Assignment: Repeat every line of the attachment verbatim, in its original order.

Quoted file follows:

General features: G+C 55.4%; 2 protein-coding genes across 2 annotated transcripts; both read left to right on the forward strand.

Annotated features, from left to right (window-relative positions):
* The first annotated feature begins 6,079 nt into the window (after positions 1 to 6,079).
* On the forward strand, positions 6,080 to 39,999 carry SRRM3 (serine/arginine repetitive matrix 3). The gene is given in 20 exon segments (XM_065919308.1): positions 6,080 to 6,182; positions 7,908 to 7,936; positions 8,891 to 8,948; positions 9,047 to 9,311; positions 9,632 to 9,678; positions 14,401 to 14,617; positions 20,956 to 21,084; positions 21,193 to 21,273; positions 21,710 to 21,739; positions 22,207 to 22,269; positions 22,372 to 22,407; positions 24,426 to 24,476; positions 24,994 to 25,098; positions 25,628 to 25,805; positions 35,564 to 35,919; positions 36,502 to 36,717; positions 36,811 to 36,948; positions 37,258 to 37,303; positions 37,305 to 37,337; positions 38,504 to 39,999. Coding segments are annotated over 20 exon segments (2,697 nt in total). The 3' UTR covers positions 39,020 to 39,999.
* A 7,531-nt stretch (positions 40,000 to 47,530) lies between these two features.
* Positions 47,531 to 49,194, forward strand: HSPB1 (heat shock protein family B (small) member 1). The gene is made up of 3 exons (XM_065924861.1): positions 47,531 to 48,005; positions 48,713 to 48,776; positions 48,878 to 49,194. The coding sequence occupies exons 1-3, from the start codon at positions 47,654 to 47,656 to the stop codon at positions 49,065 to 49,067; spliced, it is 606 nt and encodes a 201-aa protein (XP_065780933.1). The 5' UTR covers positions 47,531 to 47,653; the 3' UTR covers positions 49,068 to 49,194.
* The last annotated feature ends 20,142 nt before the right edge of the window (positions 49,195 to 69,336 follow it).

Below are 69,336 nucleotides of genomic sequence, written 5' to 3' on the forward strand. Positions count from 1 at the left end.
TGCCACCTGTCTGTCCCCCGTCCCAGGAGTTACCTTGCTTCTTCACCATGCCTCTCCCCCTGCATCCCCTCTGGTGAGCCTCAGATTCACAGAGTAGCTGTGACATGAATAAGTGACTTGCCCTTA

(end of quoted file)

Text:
General features: G+C 55.4%; 2 protein-coding genes across 2 annotated transcripts; both read left to right on the forward strand.

Annotated features, from left to right (window-relative positions):
* The first annotated feature begins 6,079 nt into the window (after positions 1 to 6,079).
* On the forward strand, positions 6,080 to 39,999 carry SRRM3 (serine/arginine repetitive matrix 3). The gene is given in 20 exon segments (XM_065919308.1): positions 6,080 to 6,182; positions 7,908 to 7,936; positions 8,891 to 8,948; positions 9,047 to 9,311; positions 9,632 to 9,678; positions 14,401 to 14,617; positions 20,956 to 21,084; positions 21,193 to 21,273; positions 21,710 to 21,739; positions 22,207 to 22,269; positions 22,372 to 22,407; positions 24,426 to 24,476; positions 24,994 to 25,098; positions 25,628 to 25,805; positions 35,564 to 35,919; positions 36,502 to 36,717; positions 36,811 to 36,948; positions 37,258 to 37,303; positions 37,305 to 37,337; positions 38,504 to 39,999. Coding segments are annotated over 20 exon segments (2,697 nt in total). The 3' UTR covers positions 39,020 to 39,999.
* A 7,531-nt stretch (positions 40,000 to 47,530) lies between these two features.
* Positions 47,531 to 49,194, forward strand: HSPB1 (heat shock protein family B (small) member 1). The gene is made up of 3 exons (XM_065924861.1): positions 47,531 to 48,005; positions 48,713 to 48,776; positions 48,878 to 49,194. The coding sequence occupies exons 1-3, from the start codon at positions 47,654 to 47,656 to the stop codon at positions 49,065 to 49,067; spliced, it is 606 nt and encodes a 201-aa protein (XP_065780933.1). The 5' UTR covers positions 47,531 to 47,653; the 3' UTR covers positions 49,068 to 49,194.
* The last annotated feature ends 20,142 nt before the right edge of the window (positions 49,195 to 69,336 follow it).

Below are 69,336 nucleotides of genomic sequence, written 5' to 3' on the forward strand. Positions count from 1 at the left end.
TGCCACCTGTCTGTCCCCCGTCCCAGGAGTTACCTTGCTTCTTCACCATGCCTCTCCCCCTGCATCCCCTCTGGTGAGCCTCAGATTCACAGAGTAGCTGTGACATGAATAAGTGACTTGCCCTTA